why Hubert von Goisern and the Egyptian pop star Mohamed Mounir are going on tour together

A lot is said about the dialogue of cultures. Nevertheless, one does not lose the feeling that some people do their own thing and clichés boom. Or is it not so bad with the thought of one world?

"That must probably be a mistake," though Hubert von Goisern, when last year the Goethe Institute asked him whether he wanted to do something with Egyptian musicians. It was no mistake. There is still the cultural dialogue and whether someone comes from Austria or Germany plays no role. Because HvG was tinkering away at a journey to Africa with his band anyway, it was rather convenient. Making journeys and music interests him. And who knows what comes out of it...

What came out was what not many would have expected. The celebrated Arabic pop star Mohamed Mounir and the Austrian world musician did not just give one joint concert in Upper Egyptian Assiut, a former fundamentalist stronghold. A friendship arose, which went over and above the musical and will to lead HvG to Cairo again - and will lead Mohamed Mounir to Europe this year. But in turn.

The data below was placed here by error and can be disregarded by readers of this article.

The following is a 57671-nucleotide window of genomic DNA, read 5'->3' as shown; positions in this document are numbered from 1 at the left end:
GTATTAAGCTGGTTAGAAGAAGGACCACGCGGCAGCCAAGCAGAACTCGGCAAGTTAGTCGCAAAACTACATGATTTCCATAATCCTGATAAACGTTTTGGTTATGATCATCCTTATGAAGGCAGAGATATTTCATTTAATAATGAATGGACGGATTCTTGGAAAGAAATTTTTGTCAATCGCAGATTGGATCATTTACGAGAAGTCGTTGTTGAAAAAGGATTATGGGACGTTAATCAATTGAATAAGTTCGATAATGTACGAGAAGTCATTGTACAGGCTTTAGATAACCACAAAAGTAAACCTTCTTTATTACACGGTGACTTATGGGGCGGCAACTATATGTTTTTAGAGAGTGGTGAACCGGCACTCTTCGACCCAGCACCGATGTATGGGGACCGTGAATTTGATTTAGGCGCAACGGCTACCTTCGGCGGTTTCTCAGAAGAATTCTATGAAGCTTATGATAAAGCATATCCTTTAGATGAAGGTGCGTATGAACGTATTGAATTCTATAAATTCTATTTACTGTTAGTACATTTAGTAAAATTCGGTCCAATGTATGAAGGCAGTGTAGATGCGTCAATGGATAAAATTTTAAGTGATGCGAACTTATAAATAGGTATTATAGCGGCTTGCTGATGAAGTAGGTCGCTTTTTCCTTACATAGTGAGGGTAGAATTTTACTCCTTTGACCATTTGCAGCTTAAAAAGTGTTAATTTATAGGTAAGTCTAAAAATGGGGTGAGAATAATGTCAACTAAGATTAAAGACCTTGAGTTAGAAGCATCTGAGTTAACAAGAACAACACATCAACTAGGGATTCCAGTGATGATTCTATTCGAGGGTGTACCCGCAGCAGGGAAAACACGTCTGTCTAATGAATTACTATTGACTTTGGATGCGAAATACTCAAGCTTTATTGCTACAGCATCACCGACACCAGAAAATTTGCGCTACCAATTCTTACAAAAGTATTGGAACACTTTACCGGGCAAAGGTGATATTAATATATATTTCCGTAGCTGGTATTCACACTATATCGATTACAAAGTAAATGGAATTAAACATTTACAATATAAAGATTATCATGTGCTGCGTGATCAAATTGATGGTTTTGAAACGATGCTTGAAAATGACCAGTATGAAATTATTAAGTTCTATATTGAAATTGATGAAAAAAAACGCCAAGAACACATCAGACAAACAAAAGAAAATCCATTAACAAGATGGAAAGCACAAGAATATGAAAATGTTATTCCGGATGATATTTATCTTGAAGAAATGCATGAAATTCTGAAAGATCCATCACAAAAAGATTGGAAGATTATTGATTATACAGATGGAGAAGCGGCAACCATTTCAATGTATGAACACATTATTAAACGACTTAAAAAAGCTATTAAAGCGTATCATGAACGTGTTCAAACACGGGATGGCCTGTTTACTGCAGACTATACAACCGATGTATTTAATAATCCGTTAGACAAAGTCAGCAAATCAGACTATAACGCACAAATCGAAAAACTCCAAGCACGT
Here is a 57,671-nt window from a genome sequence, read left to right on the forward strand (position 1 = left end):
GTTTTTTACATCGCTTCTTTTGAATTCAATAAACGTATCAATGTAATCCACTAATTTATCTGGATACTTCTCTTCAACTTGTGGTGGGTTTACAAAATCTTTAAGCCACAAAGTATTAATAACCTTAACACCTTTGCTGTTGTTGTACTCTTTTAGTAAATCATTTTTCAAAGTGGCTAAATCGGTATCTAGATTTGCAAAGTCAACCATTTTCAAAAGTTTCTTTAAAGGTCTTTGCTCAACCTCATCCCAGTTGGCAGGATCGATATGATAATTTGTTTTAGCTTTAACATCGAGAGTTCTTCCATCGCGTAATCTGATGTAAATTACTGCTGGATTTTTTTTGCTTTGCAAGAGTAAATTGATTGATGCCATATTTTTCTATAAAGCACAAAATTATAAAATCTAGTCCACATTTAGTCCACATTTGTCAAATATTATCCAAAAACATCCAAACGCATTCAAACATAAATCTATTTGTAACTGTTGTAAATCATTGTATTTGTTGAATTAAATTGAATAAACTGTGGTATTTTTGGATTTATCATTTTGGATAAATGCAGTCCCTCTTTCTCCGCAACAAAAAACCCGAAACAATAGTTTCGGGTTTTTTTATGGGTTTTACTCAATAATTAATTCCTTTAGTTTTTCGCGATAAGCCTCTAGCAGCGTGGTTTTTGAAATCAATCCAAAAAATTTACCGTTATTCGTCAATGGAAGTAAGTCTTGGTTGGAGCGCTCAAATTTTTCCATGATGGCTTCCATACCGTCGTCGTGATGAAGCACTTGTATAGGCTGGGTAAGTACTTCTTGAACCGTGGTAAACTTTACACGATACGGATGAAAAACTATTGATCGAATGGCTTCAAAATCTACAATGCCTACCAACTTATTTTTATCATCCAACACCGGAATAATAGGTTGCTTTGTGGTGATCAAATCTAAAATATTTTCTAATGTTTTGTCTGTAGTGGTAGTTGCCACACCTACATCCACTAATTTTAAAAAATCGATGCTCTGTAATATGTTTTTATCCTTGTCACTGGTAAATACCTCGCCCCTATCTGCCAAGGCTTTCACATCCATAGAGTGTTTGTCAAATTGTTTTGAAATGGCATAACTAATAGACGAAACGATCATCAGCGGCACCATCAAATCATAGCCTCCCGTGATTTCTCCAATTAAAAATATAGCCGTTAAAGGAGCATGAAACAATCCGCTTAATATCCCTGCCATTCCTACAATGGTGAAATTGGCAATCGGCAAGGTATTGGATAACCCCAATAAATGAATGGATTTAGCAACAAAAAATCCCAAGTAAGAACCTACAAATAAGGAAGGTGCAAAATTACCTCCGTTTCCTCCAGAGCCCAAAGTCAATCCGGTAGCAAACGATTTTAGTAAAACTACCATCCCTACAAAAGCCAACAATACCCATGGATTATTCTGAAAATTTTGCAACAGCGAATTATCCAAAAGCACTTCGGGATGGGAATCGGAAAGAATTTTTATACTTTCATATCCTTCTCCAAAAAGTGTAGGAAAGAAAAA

It is three hours before the start of the concert, as on 13th March 2002 the Austrian world musician and the Nubian pop star meet in an Assiut hotel room. And one would probably be lying if one said that they had understand each other perfectly from the first moment. One spoke no Arabic, the other only moderate English. Not the best conditions for a conversation. Then the clock was still breathing down their necks: in 180 minutes they were to go on stage.

And suddenly he beamed

Somewhat tense and a little timidly, the two begin to improvise with their music. Ten minutes have not gone by and Mohamed Mounir's and Hubert von Goisern's faces relax: their very different music finds common ground with rhythm, suddenly one beams all over his face as he sees what sounds you can make with a Styrian accordion. And the other is inspired how the whole thing harmonises with the oud, the Arabic short-necked lute.